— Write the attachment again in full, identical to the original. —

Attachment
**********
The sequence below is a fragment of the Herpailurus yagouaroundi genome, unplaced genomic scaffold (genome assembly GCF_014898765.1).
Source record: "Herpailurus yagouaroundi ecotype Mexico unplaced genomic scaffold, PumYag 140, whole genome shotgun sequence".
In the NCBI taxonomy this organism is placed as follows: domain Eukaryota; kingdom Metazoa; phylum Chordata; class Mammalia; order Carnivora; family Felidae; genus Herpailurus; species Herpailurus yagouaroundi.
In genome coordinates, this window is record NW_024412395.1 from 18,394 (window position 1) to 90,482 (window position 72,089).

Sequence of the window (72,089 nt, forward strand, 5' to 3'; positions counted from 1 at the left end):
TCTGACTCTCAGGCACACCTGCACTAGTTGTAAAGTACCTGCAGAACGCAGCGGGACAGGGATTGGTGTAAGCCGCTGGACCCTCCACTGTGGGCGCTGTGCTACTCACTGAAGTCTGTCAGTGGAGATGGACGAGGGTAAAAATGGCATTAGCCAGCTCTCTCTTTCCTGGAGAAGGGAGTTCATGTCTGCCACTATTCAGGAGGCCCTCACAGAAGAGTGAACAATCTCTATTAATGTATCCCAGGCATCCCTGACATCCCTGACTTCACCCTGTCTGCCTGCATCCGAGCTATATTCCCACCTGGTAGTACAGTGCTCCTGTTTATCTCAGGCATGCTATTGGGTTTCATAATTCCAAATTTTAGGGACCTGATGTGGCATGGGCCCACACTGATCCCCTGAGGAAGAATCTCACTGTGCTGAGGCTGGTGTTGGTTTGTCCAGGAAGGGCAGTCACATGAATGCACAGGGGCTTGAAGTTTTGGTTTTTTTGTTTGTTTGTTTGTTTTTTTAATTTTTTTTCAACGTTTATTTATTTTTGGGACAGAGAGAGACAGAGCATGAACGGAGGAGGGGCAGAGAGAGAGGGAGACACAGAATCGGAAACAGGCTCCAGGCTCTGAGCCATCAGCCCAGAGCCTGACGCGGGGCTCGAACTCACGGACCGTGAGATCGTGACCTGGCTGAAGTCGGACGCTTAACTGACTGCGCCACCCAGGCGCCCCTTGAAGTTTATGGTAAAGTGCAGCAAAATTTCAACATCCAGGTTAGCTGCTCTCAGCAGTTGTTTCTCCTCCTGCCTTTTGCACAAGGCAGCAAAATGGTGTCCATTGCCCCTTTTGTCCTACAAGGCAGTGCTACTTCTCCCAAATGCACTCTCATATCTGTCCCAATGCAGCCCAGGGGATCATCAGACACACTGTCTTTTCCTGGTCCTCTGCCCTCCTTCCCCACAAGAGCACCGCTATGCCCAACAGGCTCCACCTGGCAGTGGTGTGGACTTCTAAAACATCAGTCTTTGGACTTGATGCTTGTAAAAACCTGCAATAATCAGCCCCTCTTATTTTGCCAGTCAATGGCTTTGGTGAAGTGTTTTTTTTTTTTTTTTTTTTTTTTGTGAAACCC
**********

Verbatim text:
The sequence below is a fragment of the Herpailurus yagouaroundi genome, unplaced genomic scaffold (genome assembly GCF_014898765.1).
Source record: "Herpailurus yagouaroundi ecotype Mexico unplaced genomic scaffold, PumYag 140, whole genome shotgun sequence".
In the NCBI taxonomy this organism is placed as follows: domain Eukaryota; kingdom Metazoa; phylum Chordata; class Mammalia; order Carnivora; family Felidae; genus Herpailurus; species Herpailurus yagouaroundi.
In genome coordinates, this window is record NW_024412395.1 from 18,394 (window position 1) to 90,482 (window position 72,089).

Sequence of the window (72,089 nt, forward strand, 5' to 3'; positions counted from 1 at the left end):
TCTGACTCTCAGGCACACCTGCACTAGTTGTAAAGTACCTGCAGAACGCAGCGGGACAGGGATTGGTGTAAGCCGCTGGACCCTCCACTGTGGGCGCTGTGCTACTCACTGAAGTCTGTCAGTGGAGATGGACGAGGGTAAAAATGGCATTAGCCAGCTCTCTCTTTCCTGGAGAAGGGAGTTCATGTCTGCCACTATTCAGGAGGCCCTCACAGAAGAGTGAACAATCTCTATTAATGTATCCCAGGCATCCCTGACATCCCTGACTTCACCCTGTCTGCCTGCATCCGAGCTATATTCCCACCTGGTAGTACAGTGCTCCTGTTTATCTCAGGCATGCTATTGGGTTTCATAATTCCAAATTTTAGGGACCTGATGTGGCATGGGCCCACACTGATCCCCTGAGGAAGAATCTCACTGTGCTGAGGCTGGTGTTGGTTTGTCCAGGAAGGGCAGTCACATGAATGCACAGGGGCTTGAAGTTTTGGTTTTTTTGTTTGTTTGTTTGTTTTTTTAATTTTTTTTCAACGTTTATTTATTTTTGGGACAGAGAGAGACAGAGCATGAACGGAGGAGGGGCAGAGAGAGAGGGAGACACAGAATCGGAAACAGGCTCCAGGCTCTGAGCCATCAGCCCAGAGCCTGACGCGGGGCTCGAACTCACGGACCGTGAGATCGTGACCTGGCTGAAGTCGGACGCTTAACTGACTGCGCCACCCAGGCGCCCCTTGAAGTTTATGGTAAAGTGCAGCAAAATTTCAACATCCAGGTTAGCTGCTCTCAGCAGTTGTTTCTCCTCCTGCCTTTTGCACAAGGCAGCAAAATGGTGTCCATTGCCCCTTTTGTCCTACAAGGCAGTGCTACTTCTCCCAAATGCACTCTCATATCTGTCCCAATGCAGCCCAGGGGATCATCAGACACACTGTCTTTTCCTGGTCCTCTGCCCTCCTTCCCCACAAGAGCACCGCTATGCCCAACAGGCTCCACCTGGCAGTGGTGTGGACTTCTAAAACATCAGTCTTTGGACTTGATGCTTGTAAAAACCTGCAATAATCAGCCCCTCTTATTTTGCCAGTCAATGGCTTTGGTGAAGTGTTTTTTTTTTTTTTTTTTTTTTTTGTGAAACCC